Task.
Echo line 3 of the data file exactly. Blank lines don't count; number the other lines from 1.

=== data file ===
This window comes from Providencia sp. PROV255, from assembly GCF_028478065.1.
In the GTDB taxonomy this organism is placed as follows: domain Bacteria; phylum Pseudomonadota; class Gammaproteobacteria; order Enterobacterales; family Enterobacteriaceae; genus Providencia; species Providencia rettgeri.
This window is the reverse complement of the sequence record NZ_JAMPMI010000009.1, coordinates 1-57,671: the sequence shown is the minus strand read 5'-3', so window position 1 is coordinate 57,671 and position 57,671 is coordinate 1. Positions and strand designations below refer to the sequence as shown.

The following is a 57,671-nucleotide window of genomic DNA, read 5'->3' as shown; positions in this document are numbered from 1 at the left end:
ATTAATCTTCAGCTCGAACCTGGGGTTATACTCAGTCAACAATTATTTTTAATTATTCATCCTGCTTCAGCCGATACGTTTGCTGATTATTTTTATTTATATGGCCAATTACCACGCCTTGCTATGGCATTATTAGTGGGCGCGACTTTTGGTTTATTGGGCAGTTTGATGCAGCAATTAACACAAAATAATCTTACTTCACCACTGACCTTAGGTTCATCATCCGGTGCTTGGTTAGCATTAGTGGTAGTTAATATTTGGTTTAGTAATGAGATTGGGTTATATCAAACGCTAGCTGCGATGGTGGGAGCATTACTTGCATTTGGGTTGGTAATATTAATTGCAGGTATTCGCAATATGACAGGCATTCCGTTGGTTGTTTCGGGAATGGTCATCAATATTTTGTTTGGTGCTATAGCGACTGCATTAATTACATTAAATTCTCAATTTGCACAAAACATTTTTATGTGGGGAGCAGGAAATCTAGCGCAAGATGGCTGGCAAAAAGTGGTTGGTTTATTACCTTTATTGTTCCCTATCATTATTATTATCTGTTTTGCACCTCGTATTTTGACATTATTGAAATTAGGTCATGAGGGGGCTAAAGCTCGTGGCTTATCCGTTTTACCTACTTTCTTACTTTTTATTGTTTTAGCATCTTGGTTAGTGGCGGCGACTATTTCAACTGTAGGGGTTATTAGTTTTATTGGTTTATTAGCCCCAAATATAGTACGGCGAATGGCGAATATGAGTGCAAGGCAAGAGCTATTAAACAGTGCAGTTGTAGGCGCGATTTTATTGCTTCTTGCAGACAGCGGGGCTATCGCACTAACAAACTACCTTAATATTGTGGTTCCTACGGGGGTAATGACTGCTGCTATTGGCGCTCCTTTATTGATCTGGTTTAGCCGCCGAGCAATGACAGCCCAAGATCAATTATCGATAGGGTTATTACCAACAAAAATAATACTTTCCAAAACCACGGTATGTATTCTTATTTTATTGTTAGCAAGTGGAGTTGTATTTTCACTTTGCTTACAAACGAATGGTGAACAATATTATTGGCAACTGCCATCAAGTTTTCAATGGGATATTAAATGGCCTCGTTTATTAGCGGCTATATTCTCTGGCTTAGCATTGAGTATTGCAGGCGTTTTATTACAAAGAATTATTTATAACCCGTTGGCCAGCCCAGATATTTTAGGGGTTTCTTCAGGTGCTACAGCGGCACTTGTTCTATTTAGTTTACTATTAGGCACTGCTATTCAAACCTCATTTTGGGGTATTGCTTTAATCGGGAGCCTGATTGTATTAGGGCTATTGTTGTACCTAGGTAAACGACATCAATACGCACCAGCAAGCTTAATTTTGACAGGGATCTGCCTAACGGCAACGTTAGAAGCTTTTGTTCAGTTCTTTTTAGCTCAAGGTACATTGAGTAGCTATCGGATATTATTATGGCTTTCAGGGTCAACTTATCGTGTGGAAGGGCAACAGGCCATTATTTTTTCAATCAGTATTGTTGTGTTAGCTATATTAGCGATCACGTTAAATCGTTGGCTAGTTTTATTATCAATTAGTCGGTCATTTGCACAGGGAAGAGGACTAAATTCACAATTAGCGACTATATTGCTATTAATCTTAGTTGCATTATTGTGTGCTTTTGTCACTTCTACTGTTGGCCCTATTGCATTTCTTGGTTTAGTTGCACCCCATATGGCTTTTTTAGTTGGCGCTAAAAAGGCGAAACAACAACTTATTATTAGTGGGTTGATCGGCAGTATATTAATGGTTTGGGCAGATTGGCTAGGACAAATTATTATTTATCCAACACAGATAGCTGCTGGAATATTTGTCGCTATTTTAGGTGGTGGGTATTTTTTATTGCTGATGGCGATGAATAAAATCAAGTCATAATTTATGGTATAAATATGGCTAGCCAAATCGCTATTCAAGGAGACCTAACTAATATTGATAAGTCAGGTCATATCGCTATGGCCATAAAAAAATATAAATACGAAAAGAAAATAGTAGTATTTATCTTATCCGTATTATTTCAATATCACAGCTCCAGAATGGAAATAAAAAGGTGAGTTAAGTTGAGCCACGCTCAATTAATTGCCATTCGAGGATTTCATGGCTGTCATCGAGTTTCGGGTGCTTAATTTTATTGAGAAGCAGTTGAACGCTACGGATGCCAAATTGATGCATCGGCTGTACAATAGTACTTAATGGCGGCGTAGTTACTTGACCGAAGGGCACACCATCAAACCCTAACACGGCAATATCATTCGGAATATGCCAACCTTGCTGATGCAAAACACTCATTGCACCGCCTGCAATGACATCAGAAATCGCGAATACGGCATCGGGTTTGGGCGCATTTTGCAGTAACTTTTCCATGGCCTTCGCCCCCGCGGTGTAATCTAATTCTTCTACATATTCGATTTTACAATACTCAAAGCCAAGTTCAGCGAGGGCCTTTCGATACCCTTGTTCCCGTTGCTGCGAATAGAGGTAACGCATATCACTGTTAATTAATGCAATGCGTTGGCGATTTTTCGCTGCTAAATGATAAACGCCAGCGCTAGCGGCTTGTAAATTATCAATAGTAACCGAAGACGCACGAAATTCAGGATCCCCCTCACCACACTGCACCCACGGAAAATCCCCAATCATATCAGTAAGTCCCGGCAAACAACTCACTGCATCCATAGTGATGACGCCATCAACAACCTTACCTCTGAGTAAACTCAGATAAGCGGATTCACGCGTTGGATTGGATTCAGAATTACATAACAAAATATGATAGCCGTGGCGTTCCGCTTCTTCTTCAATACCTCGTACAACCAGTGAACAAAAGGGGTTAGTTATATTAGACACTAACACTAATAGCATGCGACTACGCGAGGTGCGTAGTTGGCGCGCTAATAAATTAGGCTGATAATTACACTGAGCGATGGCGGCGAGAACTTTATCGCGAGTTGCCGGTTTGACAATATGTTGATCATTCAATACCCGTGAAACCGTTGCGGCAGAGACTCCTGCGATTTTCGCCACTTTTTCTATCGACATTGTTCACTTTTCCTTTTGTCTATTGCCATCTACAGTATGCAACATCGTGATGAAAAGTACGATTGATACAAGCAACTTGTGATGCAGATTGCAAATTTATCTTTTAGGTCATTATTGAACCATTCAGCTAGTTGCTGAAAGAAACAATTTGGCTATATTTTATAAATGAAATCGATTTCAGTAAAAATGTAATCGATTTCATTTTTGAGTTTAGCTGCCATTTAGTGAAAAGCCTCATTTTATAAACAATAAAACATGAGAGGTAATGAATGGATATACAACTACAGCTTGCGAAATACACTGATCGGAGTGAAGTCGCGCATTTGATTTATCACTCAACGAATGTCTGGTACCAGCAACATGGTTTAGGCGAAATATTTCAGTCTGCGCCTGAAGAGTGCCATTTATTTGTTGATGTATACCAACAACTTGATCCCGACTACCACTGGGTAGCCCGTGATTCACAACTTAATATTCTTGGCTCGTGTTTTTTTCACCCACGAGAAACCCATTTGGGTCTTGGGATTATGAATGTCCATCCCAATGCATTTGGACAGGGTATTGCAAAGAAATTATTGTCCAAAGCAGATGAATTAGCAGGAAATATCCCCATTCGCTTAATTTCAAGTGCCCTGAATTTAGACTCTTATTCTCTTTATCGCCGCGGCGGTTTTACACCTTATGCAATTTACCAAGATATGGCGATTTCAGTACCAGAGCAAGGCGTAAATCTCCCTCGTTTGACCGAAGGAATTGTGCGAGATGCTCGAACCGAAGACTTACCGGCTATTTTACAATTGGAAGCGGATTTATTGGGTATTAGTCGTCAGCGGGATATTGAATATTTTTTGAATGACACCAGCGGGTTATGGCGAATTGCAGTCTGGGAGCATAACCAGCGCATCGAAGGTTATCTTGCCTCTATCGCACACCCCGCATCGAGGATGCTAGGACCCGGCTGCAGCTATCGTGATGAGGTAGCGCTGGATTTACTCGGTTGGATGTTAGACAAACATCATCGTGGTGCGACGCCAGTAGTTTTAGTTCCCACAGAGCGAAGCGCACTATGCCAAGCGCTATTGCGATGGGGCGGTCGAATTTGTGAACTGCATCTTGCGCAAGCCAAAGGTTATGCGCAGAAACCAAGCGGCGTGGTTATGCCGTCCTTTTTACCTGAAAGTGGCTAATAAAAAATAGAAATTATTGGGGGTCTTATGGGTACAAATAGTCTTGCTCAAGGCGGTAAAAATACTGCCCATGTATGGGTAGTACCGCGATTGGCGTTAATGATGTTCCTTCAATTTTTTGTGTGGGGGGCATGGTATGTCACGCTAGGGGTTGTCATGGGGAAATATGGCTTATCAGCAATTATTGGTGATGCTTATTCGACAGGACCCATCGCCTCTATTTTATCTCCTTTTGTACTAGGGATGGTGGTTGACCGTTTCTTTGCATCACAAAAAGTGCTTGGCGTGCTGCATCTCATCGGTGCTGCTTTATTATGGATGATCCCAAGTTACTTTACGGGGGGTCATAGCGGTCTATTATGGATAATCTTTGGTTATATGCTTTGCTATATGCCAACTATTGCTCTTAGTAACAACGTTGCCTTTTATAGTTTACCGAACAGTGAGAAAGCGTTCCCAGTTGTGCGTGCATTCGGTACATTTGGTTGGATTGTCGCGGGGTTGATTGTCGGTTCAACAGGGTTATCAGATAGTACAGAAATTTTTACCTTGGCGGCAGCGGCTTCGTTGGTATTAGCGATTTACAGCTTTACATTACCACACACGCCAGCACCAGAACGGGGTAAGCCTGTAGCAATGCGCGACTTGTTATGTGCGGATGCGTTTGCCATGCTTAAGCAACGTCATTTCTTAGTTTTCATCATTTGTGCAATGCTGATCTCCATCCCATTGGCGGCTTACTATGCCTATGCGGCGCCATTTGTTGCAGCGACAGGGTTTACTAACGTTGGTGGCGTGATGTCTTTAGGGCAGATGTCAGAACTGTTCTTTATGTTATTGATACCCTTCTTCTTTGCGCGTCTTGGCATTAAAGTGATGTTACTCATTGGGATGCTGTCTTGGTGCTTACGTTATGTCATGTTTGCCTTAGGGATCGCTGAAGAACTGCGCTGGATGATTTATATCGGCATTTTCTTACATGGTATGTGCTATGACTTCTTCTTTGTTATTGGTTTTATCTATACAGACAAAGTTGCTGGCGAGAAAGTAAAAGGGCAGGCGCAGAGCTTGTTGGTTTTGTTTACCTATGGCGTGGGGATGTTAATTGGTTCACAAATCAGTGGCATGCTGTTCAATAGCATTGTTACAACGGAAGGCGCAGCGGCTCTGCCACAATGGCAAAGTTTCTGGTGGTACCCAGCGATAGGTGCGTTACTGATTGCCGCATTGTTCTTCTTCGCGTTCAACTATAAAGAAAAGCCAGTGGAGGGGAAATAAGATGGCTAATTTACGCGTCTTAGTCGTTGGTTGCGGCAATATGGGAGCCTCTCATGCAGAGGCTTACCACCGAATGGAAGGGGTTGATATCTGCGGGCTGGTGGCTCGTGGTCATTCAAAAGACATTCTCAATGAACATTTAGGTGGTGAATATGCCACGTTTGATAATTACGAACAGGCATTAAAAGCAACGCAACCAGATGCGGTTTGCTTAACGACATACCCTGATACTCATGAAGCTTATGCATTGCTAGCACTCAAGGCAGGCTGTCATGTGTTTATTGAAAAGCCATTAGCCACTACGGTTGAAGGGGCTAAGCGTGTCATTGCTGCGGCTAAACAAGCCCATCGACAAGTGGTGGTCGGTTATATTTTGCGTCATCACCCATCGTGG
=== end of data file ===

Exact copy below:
This window is the reverse complement of the sequence record NZ_JAMPMI010000009.1, coordinates 1-57,671: the sequence shown is the minus strand read 5'-3', so window position 1 is coordinate 57,671 and position 57,671 is coordinate 1. Positions and strand designations below refer to the sequence as shown.